Sharpest tool in the shed
Sharpest tool in the shed (source: Lachlan Donald on Flickr)

In this episode of the O’Reilly Podcast, I talk with Brendan Eich, the creator of JavaScript, co-founder of the Mozilla Project and Foundation, and CEO and founder of Brave Software. Eich will be a keynote speaker at the upcoming O’Reilly Fluent Conference, July 11-14, 2018, in San Jose.

Discussion points:

  • Fixing the broken web: According to Eich, we’ve built a web that’s allowed “surveillance capitalism, where advertisers and publishers can’t make a match without third parties to track and to run ads.” Content producers can’t make the web work with just subscriptions, and consumers are tired of exchanging privacy and data for slow-performing sites and the increased risk of privacy invasion.
  • Disrupting the third-party advertising model: Eich says, “There's huge disruption happening where internet and television advertising merge. And the advertising model that worked when everyone sat around to watch the Brady Bunch (like I did on Friday night) isn't the same, where there were a few channels that the major brands could buy advertising space in. Instead, we have to find a new way to support a lot more content.“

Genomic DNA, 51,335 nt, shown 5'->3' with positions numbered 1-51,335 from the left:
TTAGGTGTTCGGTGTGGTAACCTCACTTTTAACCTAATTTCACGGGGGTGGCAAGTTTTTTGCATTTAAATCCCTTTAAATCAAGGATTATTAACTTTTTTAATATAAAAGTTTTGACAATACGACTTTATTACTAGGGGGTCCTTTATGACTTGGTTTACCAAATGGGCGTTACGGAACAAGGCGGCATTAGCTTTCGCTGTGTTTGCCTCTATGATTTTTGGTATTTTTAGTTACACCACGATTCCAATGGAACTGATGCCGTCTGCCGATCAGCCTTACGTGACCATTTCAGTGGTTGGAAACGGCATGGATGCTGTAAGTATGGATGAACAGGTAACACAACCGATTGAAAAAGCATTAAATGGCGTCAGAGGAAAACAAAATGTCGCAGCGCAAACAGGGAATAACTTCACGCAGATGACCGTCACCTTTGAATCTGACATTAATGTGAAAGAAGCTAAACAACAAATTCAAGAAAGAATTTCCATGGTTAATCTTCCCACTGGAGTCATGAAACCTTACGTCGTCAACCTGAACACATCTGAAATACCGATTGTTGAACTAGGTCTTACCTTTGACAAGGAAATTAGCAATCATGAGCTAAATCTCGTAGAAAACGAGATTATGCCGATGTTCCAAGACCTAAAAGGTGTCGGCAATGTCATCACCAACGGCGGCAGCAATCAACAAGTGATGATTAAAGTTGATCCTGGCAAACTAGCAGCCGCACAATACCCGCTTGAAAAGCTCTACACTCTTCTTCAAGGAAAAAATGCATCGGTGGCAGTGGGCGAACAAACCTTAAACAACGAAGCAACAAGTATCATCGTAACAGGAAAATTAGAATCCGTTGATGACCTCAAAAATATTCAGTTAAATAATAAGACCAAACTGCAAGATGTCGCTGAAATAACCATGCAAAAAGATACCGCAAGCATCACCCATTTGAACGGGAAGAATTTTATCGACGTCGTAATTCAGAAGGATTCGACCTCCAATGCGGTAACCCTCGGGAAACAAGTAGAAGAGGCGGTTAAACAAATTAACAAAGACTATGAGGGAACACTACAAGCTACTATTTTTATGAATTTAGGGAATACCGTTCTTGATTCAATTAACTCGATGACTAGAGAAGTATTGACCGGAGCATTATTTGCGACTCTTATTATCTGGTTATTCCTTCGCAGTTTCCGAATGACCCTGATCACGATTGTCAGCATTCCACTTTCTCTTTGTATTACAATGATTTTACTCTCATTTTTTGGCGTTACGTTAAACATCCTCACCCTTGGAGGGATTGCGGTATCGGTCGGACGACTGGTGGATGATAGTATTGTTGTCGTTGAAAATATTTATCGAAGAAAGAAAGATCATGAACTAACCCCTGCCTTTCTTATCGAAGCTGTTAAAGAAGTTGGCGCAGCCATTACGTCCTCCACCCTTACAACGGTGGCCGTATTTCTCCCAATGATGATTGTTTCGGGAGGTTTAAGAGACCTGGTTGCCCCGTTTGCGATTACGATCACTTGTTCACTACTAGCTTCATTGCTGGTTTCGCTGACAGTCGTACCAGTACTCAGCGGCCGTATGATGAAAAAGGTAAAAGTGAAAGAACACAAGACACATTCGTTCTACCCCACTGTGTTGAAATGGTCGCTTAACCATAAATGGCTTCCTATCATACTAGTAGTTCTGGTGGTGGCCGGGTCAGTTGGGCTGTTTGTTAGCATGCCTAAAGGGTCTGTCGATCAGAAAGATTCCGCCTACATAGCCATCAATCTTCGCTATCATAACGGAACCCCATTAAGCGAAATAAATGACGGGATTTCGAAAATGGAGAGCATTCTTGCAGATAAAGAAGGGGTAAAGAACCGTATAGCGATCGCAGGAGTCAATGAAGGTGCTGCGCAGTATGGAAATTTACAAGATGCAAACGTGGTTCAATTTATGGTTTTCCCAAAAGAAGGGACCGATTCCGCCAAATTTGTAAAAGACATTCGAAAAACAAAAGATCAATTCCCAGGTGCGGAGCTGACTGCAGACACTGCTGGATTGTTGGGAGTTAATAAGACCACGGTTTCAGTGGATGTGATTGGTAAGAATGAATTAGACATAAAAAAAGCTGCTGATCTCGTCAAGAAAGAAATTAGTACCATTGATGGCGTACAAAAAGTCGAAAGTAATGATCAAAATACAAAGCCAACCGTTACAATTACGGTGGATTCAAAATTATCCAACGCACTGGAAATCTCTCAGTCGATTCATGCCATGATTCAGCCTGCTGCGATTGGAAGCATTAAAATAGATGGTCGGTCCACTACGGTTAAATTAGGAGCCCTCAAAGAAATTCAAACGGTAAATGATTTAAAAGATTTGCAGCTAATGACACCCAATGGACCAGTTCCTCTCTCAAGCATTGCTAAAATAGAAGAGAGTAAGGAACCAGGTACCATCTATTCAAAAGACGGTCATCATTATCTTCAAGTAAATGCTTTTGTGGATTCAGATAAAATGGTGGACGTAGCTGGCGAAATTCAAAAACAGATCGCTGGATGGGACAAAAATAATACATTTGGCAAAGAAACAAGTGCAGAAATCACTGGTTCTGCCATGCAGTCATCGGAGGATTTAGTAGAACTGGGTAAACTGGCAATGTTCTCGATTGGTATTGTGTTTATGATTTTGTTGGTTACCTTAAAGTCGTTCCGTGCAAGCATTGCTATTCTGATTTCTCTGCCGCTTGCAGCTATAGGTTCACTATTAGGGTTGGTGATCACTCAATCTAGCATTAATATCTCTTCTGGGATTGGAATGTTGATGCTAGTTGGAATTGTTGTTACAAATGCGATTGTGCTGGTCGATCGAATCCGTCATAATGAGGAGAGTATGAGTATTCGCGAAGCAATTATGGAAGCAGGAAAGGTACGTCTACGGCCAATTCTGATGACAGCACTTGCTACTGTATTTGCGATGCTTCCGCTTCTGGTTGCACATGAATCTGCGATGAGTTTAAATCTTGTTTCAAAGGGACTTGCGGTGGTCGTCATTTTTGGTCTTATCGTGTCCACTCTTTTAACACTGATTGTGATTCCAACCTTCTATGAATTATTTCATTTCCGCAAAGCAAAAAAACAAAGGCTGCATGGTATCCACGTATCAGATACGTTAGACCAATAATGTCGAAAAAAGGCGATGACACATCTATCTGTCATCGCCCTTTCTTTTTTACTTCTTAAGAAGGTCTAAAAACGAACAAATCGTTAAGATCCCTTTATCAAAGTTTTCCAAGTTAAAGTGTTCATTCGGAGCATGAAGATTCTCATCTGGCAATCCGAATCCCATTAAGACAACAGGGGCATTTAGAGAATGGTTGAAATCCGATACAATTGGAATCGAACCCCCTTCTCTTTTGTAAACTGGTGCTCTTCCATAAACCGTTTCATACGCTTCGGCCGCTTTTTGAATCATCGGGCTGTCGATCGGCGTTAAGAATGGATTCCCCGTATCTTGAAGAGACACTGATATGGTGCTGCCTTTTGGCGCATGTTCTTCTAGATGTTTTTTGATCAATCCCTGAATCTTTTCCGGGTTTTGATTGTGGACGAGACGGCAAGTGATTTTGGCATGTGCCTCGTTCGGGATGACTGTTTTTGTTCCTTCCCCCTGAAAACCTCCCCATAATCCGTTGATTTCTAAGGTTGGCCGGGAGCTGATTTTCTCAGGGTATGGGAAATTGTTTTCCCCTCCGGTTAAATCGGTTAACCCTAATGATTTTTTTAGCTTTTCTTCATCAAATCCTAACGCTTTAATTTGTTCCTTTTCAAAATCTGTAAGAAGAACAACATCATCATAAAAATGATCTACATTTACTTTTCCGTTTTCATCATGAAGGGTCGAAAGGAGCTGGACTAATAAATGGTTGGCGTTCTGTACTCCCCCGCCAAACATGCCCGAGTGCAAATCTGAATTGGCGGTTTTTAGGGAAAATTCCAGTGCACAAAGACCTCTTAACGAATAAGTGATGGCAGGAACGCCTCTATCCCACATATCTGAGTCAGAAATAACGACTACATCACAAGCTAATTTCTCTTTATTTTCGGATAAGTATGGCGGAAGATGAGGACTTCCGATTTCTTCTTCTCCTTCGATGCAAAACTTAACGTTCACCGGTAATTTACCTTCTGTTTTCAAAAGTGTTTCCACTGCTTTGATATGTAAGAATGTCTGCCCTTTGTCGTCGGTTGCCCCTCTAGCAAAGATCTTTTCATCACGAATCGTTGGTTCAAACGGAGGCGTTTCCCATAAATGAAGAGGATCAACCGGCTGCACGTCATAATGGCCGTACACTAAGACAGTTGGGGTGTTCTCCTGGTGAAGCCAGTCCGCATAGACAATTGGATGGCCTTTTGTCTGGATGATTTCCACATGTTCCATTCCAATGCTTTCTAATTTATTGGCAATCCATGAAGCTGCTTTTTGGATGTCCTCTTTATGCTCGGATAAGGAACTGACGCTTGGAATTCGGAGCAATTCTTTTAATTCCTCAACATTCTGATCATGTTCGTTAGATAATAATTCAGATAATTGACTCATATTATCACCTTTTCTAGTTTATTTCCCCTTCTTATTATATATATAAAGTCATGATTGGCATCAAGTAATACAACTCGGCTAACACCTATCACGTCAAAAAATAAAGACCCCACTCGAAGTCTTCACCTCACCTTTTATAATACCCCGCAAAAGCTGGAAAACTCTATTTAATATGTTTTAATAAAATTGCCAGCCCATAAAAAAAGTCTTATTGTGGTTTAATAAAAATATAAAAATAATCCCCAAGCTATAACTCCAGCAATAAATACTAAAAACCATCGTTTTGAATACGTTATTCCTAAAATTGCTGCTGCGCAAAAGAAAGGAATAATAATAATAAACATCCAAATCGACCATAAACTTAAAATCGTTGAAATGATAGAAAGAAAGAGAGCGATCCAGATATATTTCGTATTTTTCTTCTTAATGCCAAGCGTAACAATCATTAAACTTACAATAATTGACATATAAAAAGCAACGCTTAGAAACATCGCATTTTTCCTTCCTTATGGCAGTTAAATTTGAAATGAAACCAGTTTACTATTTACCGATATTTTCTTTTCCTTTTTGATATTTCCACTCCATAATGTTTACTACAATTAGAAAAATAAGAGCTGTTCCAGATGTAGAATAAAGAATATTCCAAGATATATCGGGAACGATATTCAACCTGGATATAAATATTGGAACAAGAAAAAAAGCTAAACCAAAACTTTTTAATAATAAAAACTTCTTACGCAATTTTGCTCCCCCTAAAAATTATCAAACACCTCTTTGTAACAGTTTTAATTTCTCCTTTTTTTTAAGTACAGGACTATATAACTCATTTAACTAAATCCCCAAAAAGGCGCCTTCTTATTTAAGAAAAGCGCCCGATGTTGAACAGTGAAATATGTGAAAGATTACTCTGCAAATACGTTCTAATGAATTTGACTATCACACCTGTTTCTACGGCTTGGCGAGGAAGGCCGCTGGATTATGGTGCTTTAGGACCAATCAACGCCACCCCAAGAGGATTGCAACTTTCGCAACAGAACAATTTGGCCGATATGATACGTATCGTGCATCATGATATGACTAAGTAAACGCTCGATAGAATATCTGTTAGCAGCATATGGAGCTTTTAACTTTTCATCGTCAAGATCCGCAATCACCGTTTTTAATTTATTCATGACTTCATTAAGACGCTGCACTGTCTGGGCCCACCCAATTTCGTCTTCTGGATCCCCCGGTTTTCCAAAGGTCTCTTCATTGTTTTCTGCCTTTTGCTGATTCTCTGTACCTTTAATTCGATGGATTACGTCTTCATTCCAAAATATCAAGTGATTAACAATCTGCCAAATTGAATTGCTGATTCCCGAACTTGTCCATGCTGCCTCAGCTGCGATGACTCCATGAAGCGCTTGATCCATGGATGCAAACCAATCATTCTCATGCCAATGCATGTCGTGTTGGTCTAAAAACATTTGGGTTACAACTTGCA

• Embracing cryptocurrency and decentralization: On building the Brave browser, Eich says, “Our system is meant to eventually decentralize, and that means what we do now is a combination of blockchain and some centralized services, because we pay these companies, like partners, in U.S. dollars, for instance.”
  • Customers should be able to opt-in to ad systems and companies must embrace privacy by design. Eich explains how the Brave browser is different: “The problem is a lot of websites, including Facebook, have grown tracking capabilities around the web, or if they're not a Google or Facebook, they partner with trackers, and then a whole set of conflicts of interest, and malware risks, and fraud risks emerge. That's what we're trying to take down by cutting out all the middle players.”
  • Open source is table stakes for business: Eich says, “The big value of the blockchain is that the code is open source and the ledger, the chain of blocks that everybody's replicating and confirming through a process like mining or some other proving process, is all open and public, and can be audited.”
  • Build a company that aligns users’ interest to your own: Eich argues: “We try to align economic interests. Money isn't everything, but if those are out of alignment, probably everything else is out of alignment, too.”
  • The browser war is not over: And Eich adds a challenge: “Now we're into a new world where I think the browsers like Chrome have been captured by ad companies. It's time for a new set of browsers.”

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Article image: Sharpest tool in the shed (source: Lachlan Donald on Flickr).